In the Old Testament (Ezekiel 34:23), God said He would set one shepherd over His people. In the New Testament (John 10:16), Jesus Christ taught that there should be “one fold, and one shepherd.” In a modern volume of scripture, He taught: “. . . be one; and if ye are not one, ye are not mine” (Doctrine and Covenants 38:27).

Nvoo My17_02935We become better as a nation by becoming better individuals. If we divide ourselves from God and His teachings by ignoring Him, we will not be strong enough to stand alone.

Religions in general seem to agree that we ought to treat each other as children of the God who created us. What I know of Islam suggests that in its true form it protects the rights of all believers in God our Father. I cannot believe in a god who would teach his children to hate and slaughter each other to honor him. That is the kind of teaching we would expect from the enemy of God. Anyone who tries to deprive others of liberty or life in the name of Allah or Jesus Christ or Jehovah is hijacking religion to serve his own prejudices and sadistic, criminal lust for power. Mixing hate and slaughter with religion is taking the name of God in vain.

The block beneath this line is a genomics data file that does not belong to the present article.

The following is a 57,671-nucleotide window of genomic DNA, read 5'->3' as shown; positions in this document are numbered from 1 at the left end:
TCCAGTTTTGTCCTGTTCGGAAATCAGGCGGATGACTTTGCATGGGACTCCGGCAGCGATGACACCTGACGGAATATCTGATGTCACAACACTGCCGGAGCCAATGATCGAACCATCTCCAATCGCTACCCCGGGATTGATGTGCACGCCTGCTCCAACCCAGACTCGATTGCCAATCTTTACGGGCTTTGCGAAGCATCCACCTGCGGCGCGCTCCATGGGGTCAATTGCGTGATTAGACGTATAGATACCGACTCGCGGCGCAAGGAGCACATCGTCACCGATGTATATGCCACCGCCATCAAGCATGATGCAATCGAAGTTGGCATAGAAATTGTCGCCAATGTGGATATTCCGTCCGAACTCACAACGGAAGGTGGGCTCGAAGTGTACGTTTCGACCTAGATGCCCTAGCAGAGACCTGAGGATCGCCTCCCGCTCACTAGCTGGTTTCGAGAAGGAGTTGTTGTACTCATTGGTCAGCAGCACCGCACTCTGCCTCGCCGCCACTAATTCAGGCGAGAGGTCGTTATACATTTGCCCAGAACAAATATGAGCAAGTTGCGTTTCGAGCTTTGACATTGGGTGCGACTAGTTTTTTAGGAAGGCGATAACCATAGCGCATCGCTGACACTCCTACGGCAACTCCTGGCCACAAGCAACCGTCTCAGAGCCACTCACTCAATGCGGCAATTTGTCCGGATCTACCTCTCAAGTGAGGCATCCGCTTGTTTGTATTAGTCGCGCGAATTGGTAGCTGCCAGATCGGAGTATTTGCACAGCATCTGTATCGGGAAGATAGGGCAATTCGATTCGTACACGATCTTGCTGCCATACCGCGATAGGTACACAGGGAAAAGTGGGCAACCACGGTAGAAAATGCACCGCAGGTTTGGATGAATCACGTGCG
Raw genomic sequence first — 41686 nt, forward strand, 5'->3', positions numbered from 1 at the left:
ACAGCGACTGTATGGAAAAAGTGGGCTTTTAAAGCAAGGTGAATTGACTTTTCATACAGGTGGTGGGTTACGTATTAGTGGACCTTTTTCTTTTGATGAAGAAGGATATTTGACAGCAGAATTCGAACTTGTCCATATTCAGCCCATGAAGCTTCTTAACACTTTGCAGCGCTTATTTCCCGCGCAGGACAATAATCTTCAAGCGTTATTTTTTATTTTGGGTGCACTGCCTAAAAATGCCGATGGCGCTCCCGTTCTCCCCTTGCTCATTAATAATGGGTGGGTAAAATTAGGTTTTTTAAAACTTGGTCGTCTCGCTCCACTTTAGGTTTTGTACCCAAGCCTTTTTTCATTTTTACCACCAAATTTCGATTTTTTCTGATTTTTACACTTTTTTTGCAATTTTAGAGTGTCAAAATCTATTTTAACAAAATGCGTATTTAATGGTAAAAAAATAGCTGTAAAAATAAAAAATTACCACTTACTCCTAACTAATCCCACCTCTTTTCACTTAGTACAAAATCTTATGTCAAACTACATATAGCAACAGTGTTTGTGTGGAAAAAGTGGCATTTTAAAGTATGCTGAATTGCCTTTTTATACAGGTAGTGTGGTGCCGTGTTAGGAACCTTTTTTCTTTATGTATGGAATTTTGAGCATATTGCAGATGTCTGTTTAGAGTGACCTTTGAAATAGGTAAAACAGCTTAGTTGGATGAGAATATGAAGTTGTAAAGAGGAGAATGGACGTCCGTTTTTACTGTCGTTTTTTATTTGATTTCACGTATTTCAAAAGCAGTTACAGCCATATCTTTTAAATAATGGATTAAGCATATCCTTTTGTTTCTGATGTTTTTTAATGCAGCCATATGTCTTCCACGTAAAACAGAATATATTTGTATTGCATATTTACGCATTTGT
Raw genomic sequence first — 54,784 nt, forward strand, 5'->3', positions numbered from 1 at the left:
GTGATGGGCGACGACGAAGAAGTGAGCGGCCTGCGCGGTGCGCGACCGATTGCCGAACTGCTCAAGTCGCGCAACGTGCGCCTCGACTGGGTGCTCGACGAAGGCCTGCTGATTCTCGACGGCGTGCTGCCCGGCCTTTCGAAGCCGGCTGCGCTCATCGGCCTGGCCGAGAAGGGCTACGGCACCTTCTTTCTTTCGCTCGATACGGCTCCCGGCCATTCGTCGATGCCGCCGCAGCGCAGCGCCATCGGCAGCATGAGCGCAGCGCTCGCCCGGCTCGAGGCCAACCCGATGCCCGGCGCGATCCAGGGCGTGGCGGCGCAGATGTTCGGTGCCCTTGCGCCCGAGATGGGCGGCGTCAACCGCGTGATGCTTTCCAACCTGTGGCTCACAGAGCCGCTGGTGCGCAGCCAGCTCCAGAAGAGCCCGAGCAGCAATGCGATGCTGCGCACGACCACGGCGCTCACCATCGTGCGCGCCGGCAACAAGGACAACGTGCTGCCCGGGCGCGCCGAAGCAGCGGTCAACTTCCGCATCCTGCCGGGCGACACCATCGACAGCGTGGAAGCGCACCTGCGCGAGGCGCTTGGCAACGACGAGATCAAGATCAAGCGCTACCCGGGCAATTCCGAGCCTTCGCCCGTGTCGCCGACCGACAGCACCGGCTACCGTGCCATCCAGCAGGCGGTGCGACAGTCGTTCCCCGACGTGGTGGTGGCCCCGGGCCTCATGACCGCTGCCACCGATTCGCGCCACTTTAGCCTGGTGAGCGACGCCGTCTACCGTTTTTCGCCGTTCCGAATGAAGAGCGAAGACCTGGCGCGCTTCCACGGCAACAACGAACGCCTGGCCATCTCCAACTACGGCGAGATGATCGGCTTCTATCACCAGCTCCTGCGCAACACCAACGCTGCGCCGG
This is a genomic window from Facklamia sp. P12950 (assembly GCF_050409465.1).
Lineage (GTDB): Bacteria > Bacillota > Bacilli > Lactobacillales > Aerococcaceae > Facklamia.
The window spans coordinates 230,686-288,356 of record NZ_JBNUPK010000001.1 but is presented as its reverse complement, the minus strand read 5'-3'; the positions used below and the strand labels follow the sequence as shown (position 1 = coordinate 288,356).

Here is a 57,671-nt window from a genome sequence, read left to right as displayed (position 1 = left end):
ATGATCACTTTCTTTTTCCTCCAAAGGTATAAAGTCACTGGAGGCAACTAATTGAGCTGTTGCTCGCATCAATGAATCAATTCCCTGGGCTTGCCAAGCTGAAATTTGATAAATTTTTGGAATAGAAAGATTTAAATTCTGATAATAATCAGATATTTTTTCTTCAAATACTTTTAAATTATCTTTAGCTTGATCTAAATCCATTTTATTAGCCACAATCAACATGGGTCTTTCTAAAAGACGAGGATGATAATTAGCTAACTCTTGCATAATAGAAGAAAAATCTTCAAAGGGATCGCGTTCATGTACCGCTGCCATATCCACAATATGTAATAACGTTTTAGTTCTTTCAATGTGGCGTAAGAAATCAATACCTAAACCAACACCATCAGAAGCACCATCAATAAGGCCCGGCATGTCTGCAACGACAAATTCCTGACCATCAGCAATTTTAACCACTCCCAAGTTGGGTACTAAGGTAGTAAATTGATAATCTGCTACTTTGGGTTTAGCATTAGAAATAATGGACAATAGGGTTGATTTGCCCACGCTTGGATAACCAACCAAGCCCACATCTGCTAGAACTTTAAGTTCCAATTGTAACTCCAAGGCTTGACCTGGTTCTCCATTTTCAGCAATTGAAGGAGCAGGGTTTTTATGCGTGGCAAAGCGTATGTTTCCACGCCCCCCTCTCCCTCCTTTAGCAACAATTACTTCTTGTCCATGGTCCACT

Three times now I have left this post for further review as I tried to refine and focus its central message, which is this: If we want to maintain our freedom, we must honor and obey the God who gave us law to govern us. I pray that our sacred right to worship Him according to conscience may continue to be respected. I fear it could be eroded away because of those who are unable to acknowledge a power higher than themselves.

If that right to worship is ever lost, may God have mercy on those of us in this country who believe. We will have no effective defense, moral or physical, but to pray for safety and hope for the best.




Echoes of the McCarthy Era